February 27th, 2010
|11:54 am - The Hidden|
I can't find a good book to listen to on audio at the moment. I have been listening to The Hidden by Tobias Hill but I can't really stick with it. It's well written, and the concept is good, but I dislike the characters and it doesn't have enough forward momentum to grip me. The story is that an archaeology student runs away to winter Greece to escape a failed marriage and gets work on a dig in Sparta (as was). What is beautifully conveyed is his developing belief that there was something hideously wrong with ancient Sparta, that it was infected with compulsive violence, perhaps through some curse on the land itself. I suspect that the student desires victimisation, that is what draws him to this image of Sparta, and as the story develops he will become a kind of scapegoat or helot for the rest of the archaeologists. But this is a depressing journey in the company of a bunch of nasty snobby bullies, so I am going to put it down unfinished.
On the plus side Yellow Blue Tibia and The City and the City both arrived in the post so I have paper-reading to do.
|Date:||February 27th, 2010 12:04 pm (UTC)|| |
My favourite audio of all time so far, is Jonathan Strange and Mr Norell. Frock coats and mysticism and duels, oh yes.
It isn't very worthy though :-)
I love it. I think it's the only book I have listened to on audio twice. And I always imagine the fairy king looking like Jude Law :-)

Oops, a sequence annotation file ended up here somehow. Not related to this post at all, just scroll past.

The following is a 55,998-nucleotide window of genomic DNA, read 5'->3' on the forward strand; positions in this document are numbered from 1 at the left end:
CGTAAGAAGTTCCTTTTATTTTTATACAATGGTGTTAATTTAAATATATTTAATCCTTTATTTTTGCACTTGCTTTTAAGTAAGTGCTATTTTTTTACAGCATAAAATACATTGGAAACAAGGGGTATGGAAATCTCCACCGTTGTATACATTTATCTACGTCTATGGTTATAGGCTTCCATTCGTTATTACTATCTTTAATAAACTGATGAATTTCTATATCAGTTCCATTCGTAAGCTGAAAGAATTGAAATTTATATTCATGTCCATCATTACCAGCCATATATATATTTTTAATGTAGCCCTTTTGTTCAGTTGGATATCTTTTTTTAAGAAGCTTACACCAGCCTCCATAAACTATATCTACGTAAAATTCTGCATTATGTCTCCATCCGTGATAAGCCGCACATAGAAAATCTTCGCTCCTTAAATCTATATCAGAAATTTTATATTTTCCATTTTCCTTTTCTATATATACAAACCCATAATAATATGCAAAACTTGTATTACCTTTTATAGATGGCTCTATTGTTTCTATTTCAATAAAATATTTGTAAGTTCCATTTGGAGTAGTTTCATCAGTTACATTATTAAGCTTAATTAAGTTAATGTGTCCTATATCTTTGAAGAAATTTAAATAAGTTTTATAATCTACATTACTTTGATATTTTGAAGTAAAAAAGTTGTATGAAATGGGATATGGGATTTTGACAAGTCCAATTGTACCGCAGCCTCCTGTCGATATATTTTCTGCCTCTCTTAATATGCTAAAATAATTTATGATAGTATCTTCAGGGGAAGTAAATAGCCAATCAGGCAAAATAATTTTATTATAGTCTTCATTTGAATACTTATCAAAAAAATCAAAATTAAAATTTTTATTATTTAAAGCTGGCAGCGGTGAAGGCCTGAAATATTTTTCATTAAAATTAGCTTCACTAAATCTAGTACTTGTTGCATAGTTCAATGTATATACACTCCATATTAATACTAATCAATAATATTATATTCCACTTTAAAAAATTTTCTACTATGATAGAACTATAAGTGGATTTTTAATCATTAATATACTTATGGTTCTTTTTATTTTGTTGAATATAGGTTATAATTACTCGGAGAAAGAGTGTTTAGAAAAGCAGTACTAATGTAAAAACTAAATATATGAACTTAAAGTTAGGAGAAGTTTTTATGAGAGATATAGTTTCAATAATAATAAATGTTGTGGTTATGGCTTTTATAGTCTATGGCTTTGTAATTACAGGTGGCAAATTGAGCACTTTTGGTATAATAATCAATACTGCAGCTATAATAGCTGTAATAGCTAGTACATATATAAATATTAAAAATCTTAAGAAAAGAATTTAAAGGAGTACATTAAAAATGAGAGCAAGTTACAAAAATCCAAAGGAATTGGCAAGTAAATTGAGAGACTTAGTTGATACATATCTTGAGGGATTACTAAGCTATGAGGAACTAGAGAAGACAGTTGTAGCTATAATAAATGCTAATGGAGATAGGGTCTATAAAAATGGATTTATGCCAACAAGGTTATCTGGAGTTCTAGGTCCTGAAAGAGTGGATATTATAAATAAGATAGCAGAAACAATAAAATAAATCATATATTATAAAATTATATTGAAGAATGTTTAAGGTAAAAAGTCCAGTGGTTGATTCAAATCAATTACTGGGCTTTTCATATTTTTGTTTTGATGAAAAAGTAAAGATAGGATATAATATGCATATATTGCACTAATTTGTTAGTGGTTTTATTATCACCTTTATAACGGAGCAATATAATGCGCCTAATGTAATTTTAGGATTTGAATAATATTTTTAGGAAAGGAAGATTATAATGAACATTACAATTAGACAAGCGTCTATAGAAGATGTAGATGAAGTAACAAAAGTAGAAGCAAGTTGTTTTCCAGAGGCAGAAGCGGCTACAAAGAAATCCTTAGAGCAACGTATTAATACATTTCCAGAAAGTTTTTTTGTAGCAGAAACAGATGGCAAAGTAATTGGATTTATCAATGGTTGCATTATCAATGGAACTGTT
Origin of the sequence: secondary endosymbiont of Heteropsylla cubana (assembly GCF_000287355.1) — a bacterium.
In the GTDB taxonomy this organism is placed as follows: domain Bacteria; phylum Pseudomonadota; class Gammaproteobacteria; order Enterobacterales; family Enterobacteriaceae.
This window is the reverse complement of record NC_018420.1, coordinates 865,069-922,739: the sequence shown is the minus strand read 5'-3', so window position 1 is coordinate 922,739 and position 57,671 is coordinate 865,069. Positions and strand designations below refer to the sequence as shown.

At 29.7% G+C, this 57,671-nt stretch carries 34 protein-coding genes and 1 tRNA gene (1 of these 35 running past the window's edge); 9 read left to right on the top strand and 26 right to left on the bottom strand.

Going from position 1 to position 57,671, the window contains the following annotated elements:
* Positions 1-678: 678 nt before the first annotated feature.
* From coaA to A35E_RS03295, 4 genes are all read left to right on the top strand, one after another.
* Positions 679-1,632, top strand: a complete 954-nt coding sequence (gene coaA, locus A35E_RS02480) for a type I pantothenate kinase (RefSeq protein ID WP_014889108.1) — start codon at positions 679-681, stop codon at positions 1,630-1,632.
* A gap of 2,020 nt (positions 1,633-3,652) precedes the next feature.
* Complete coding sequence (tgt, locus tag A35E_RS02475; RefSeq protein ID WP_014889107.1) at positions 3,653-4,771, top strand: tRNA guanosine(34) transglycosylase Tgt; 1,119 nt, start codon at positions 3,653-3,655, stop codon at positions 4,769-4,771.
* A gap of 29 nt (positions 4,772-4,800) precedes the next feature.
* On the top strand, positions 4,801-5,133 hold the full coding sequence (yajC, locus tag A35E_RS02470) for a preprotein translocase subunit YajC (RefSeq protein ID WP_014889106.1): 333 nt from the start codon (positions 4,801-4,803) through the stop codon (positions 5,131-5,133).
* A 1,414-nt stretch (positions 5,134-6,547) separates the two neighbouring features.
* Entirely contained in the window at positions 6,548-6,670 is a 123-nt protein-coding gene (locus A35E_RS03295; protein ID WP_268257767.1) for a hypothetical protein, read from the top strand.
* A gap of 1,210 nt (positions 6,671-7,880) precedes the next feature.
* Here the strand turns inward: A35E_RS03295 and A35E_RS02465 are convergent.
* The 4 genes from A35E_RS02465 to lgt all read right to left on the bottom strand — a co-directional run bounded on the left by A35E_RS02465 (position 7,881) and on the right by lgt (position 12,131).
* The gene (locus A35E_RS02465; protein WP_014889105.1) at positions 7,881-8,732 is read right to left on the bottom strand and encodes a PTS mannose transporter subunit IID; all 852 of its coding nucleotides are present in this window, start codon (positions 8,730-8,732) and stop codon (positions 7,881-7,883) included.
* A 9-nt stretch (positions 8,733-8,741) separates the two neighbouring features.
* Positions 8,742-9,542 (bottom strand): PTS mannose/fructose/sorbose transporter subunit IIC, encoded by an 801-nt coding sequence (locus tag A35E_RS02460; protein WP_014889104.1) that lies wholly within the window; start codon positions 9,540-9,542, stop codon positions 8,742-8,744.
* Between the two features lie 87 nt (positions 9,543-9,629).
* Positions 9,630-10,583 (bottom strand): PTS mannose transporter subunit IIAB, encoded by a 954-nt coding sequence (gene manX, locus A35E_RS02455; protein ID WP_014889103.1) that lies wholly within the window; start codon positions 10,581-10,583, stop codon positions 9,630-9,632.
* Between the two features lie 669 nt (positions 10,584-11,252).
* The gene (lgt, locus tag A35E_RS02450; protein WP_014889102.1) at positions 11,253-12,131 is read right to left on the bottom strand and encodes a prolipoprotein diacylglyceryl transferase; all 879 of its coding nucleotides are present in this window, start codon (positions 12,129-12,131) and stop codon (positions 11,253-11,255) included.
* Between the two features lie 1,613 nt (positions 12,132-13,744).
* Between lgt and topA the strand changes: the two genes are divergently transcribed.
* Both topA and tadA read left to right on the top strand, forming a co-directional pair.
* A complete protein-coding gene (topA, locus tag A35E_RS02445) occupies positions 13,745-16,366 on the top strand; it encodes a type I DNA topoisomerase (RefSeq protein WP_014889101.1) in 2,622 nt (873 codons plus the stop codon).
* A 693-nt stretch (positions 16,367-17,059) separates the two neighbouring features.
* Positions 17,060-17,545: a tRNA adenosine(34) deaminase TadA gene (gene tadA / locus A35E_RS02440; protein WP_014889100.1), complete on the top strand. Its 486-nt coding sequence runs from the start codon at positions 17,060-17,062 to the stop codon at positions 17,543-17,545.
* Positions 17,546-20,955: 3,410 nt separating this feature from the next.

|Date:||February 27th, 2010 03:40 pm (UTC)|| |
The Crossing by Cormack McCarthy.
It's a brilliant story and non-withstanding what one thinks of Brad Pitt as an actor, his midwestern drawl and laconic intonation is a perfect fit.
Sounds good, but unfortunately they don't have it on audible uk - no idea why not, they have other McCarthy. I have decided against Blood Meridian or The Road because I am feeling a bit gloomy this month anyway. I think I might go for something completely safe and cheerful like Pride and Prejudice.
This is next for me after The Magus Hmm.
The Hidden seems to be compared quite often to The Secret History by Donna Tartt, don't know if you liked that (I haven't read it). I may be a bit intolerant of the class dynamics of books like this. The lower class person dying to be accepted.
I think listening on audio gives me a very rosy view of some books - ones with lots of characters and description - but others, like detective stories for instance, don't work for me as audio. There is some interaction between format and content that isn't quite clear to me yet.
I'll be interested in what you think of it.